Scientists at the US Energy Department’s National Renewable Energy Laboratory (NREL) in Colorado, US, developed a method for genetically engineering cyanobacteria to harvest sunlight and CO2 to produce ethylene and ethylene derivatives. The research is a finalist in the Mechanical Devices/Materials category for an R&D 100 award (the “Oscars” of innovation). Researchers in Japan in the late 1990s discovered a blue-green alga, Synechococcus sp. PCC 7942, could be modified to produce ethylene via photosynthesis by the introduction of the gene that codes for an ethyleneforming enzyme (EFE). But that strain ran into problems as the amount of ethylene produced declined over time and by the fourth generation of the cyano- petrobacterium production stopped entirely. Building on that research, Yu turned his attention to a different cyanobacterium, Synechocystis sp. PCC 6803.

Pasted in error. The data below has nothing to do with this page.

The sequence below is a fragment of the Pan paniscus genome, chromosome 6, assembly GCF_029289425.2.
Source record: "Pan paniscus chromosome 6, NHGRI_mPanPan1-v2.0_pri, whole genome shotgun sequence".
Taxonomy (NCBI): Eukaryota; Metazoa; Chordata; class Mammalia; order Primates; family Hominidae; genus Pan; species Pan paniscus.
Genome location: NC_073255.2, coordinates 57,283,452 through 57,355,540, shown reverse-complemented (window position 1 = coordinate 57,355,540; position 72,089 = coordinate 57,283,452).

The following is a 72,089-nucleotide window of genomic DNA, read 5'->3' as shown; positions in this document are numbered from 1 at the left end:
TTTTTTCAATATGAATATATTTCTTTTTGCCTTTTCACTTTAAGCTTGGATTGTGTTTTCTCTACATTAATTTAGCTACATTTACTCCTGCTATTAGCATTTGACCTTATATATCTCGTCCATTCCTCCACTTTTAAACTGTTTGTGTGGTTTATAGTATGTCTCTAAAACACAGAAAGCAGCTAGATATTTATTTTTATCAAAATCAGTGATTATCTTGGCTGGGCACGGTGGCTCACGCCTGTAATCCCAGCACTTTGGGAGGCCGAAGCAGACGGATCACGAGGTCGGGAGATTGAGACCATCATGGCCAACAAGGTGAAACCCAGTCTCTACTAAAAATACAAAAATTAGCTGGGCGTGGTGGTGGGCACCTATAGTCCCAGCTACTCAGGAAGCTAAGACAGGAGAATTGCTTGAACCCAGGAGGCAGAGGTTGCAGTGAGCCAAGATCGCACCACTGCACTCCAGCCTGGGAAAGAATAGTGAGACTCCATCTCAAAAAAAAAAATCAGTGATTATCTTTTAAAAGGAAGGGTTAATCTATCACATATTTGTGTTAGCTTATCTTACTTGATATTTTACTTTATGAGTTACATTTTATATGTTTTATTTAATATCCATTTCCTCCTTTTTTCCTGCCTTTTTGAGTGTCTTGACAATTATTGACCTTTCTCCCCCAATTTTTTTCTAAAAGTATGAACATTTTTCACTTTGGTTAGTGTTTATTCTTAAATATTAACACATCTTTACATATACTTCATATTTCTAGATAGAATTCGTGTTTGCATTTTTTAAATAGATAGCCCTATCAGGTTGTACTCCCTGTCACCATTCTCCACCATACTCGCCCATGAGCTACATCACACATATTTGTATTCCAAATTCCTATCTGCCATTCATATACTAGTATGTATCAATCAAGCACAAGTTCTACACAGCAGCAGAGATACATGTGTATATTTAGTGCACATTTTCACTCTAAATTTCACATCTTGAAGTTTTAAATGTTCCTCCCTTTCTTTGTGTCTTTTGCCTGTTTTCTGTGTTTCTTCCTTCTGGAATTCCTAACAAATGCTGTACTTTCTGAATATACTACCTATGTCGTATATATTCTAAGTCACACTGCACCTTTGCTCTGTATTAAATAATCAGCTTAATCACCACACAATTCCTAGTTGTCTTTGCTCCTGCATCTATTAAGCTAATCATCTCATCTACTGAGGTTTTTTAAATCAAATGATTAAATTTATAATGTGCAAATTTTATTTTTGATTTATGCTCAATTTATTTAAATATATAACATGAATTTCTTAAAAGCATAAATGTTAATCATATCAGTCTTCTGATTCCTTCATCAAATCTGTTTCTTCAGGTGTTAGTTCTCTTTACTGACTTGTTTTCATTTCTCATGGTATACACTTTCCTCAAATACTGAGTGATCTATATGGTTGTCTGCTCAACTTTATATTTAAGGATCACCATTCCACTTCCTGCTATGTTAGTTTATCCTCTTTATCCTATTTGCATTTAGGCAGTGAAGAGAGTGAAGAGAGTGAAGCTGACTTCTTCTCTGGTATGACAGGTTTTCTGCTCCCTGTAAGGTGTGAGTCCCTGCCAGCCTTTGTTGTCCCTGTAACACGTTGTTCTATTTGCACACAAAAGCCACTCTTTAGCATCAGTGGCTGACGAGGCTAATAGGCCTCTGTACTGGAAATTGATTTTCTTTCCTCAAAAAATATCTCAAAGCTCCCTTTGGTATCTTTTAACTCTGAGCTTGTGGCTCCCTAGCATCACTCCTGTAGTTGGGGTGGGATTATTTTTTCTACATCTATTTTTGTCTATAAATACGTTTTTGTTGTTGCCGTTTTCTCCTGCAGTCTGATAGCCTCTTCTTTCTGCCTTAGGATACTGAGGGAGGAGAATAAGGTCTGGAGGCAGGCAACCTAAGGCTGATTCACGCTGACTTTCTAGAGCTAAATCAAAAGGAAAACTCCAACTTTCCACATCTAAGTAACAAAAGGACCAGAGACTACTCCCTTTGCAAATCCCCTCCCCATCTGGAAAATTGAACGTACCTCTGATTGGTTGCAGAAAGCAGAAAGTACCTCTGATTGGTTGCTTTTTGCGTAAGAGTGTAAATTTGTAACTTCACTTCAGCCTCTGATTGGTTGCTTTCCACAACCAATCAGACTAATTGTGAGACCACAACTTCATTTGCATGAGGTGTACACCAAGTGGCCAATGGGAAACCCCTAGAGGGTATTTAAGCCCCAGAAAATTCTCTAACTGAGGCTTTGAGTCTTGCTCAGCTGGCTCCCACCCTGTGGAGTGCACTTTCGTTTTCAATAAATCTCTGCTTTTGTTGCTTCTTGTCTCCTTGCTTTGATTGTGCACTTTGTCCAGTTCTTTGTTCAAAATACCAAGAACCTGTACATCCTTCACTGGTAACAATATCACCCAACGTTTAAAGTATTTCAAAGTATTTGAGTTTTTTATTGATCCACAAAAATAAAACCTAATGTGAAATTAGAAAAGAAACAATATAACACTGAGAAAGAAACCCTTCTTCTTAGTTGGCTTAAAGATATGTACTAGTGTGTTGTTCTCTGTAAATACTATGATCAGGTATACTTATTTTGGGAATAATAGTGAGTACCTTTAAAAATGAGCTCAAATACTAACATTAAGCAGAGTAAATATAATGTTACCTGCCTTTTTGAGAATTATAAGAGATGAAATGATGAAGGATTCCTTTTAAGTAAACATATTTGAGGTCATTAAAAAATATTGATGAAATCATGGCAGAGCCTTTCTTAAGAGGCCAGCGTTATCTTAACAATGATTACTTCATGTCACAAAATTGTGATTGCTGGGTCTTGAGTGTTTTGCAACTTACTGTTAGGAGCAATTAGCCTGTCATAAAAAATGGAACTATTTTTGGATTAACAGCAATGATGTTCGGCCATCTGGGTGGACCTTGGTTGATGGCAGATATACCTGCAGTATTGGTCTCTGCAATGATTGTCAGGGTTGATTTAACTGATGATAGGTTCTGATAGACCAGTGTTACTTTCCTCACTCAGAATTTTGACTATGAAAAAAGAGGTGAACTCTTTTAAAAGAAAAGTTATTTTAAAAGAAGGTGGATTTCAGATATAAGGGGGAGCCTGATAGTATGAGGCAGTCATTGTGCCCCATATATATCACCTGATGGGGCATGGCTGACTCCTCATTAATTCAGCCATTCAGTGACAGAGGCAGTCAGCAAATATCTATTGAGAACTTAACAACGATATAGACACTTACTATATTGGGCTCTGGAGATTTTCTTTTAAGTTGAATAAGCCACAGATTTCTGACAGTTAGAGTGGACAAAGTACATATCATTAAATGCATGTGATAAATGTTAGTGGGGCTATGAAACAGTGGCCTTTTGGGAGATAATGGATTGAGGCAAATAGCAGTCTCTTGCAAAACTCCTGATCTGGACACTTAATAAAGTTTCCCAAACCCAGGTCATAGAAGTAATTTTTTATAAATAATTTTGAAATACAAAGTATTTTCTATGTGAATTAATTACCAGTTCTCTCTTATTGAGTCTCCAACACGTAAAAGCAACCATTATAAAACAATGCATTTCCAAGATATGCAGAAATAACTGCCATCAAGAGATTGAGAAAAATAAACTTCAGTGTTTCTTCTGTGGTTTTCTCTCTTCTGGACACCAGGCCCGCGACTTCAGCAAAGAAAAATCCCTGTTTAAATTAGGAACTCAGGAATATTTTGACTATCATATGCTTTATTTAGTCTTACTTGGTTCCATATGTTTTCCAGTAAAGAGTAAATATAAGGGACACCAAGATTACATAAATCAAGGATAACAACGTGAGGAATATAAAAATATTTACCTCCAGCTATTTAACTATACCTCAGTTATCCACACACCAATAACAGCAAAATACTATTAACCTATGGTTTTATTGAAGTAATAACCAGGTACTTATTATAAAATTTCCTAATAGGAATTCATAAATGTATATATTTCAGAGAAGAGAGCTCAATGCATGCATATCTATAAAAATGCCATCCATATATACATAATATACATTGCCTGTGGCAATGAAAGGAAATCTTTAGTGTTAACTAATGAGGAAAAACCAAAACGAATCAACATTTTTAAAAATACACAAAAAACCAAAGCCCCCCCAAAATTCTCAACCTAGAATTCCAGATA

Ethylene already can be made without fossil fuels through the conversion of bioethanol, but that requires making bioethanol as well as an additional step. Yu’s research showed ethylene could be made directly and continuously from cyanobacterium. Normally, algae convert carbon dioxide during photosynthesis into biomass or sugars. But Yu’s method redirected the cyanobacterium to use a portion of the CO2 to produce ethylene. Since his initial discovery in 2010, Yu has managed to increase the amount of ethylene produced in the laboratory by more than a thousand-fold, to 35 milligrams per liter per hour. His goal is to reach 50 milligrams by the end of the year. Getting the cyanobacterium to produce ethylene requires the introduction of alpha ketoglutarate and other metabolites as substrates on which the enzyme acts. Yu found an increase in the amount of enzyme triggered a proportional increase in the amount of ethylene produced. Yu has been able to keep the cyanobacterium producing ethylene even as the organism itself continues to grow. NREL is considering using a pond covered with a plastic tent to trap the ethylene for commercializing the technology.